University of South Florida

Coronavirus (COVID-19)

USF Updates, Frequently Asked Questions and Resources

Coronavirus (COVID-19)

Vaccine Information for USF Faculty and Staff (3/29/21)

Dear faculty and staff:

As COVID-19 vaccine eligibility continues to expand in the State of Florida, USF strongly encourages anyone who is eligible to sign up as soon as possible to receive the vaccine. Each of the available vaccines is extremely effective in preventing serious illness, hospitalization and death. By getting vaccinated, you are doing your part to help protect our community and bring the pandemic to an end.

Effective today, Monday, March 29, anyone age 40 and up is eligible for the COVID-19 vaccine in Florida. Effective Monday, April 5, anyone age 18 and up is eligible for the COVID-19 vaccine in Florida.

Through our continued partnership with the Florida Department of Health, the University of South Florida hopes to soon be able to administer the COVID-19 vaccine to eligible USF faculty and staff members. We sent out communication in early January to determine the number of individuals interested in receiving the COVID-19 vaccine. As vaccine availability and distribution have become more available since that communication, we are re-circulating this survey to reassess the number of individuals who meet this criteria and are still in need of the COVID-19 vaccine.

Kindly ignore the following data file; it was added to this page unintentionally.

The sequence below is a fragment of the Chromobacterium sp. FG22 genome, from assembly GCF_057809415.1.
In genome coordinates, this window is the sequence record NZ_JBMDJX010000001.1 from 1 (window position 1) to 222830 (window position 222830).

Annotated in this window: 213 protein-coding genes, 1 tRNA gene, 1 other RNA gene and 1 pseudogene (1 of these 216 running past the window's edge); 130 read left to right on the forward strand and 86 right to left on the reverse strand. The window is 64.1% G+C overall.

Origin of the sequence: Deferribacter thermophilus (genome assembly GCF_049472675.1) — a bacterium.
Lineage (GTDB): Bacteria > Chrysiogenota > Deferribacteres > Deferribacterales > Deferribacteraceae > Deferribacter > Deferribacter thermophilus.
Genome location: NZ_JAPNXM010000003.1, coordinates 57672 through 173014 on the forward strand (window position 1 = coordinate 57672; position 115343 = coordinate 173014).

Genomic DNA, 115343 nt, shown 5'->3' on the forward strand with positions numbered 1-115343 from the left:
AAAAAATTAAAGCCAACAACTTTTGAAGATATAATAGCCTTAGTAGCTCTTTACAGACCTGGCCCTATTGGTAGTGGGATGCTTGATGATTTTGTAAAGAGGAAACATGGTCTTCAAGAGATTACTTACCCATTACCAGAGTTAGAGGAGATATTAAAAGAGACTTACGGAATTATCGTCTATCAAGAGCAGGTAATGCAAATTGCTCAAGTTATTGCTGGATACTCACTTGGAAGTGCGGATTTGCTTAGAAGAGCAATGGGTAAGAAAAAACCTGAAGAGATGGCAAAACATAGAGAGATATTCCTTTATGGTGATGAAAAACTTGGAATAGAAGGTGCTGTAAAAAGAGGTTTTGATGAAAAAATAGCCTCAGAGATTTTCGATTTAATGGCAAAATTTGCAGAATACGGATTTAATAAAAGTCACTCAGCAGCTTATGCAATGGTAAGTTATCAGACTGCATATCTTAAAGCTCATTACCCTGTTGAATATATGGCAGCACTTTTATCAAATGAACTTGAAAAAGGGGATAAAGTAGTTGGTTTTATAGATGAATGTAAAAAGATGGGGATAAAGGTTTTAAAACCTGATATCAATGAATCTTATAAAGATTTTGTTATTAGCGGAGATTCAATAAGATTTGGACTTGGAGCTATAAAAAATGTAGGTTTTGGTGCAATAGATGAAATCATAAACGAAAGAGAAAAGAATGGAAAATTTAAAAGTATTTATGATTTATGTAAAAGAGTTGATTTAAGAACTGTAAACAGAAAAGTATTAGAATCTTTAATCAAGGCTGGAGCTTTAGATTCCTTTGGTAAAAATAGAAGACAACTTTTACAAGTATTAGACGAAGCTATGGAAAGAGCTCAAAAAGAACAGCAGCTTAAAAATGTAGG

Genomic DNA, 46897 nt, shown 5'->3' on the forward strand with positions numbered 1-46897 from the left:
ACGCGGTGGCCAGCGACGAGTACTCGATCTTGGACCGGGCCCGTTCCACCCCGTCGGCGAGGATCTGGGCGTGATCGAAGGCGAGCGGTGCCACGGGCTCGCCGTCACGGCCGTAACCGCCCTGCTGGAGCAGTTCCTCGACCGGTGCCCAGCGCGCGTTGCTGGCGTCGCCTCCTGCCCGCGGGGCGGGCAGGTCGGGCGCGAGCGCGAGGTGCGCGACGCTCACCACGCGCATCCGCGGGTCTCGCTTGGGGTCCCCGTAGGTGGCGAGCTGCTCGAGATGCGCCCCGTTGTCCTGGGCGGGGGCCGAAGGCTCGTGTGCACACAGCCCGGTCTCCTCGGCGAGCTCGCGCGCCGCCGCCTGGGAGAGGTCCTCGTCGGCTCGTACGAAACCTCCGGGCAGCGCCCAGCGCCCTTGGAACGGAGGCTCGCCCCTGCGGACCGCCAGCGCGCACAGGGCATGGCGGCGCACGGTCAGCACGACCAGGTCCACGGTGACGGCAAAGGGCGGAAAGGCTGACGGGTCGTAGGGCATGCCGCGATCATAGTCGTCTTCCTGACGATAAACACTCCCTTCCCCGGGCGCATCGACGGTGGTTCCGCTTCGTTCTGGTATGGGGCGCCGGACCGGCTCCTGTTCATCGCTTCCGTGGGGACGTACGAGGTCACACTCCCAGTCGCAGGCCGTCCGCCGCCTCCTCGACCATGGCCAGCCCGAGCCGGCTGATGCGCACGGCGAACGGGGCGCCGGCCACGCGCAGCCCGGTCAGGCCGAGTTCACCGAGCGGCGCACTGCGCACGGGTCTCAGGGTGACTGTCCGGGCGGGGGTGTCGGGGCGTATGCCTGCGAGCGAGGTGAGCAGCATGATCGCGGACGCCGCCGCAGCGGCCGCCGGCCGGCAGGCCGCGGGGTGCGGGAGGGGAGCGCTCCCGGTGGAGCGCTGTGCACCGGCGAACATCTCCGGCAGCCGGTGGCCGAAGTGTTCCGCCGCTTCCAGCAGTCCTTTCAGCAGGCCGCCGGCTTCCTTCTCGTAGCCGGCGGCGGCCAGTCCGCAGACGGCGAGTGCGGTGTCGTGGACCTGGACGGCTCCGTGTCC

At this time we are prioritizing our faculty and staff based on the governor’s eligibility, as the vaccine is still in short supply and our ability to obtain the vaccine varies from week to week. We are managing appointments in the order in which responses are received. You will be contacted as soon as we have an appointment available. You must complete the survey so that we can contact you to schedule an appointment.  If you completed the prior survey, you will still need to fill out this survey in order to be included. Survey results will be kept strictly confidential to the extent allowed by the law. Any interest expressed in receiving the vaccine will be non-binding and your survey answers will not be used for any other purpose. If you have already received one or both doses of the COVID-19 vaccine or are not interested in doing so, please do not complete this survey.

The vaccines will be given in person only with a scheduled appointment (no walk-ups) at the USF Health Morsani Center for Advanced Health Care at 13330 Laurel Drive on the northwest corner of the Tampa campus.  Additional locations through USF may become available at a later time.

This is a two-dose vaccine; upon completion of the first dose, you will be scheduled for the second dose. If you have already received the first dose of the vaccine elsewhere, please do not fill out this survey, as these allotments will be for both the first and second vaccine. It is important that you receive your second dose from the same source you received the first dose. Once vaccinated, you will receive a CDC vaccination card. It is essential to keep this card for future verification of receiving the vaccine. We strongly recommend that you take a photo of this card and store it securely.

While USF works to obtain more supply of the vaccine for our community, you are also encouraged to utilize community resources such as pharmacies, including CVS, Publix and Walgreens, health department sites, Federally Qualified Health Centers (Tampa Family Health Centers) and the FEMA vaccine administration site located in Hillsborough County.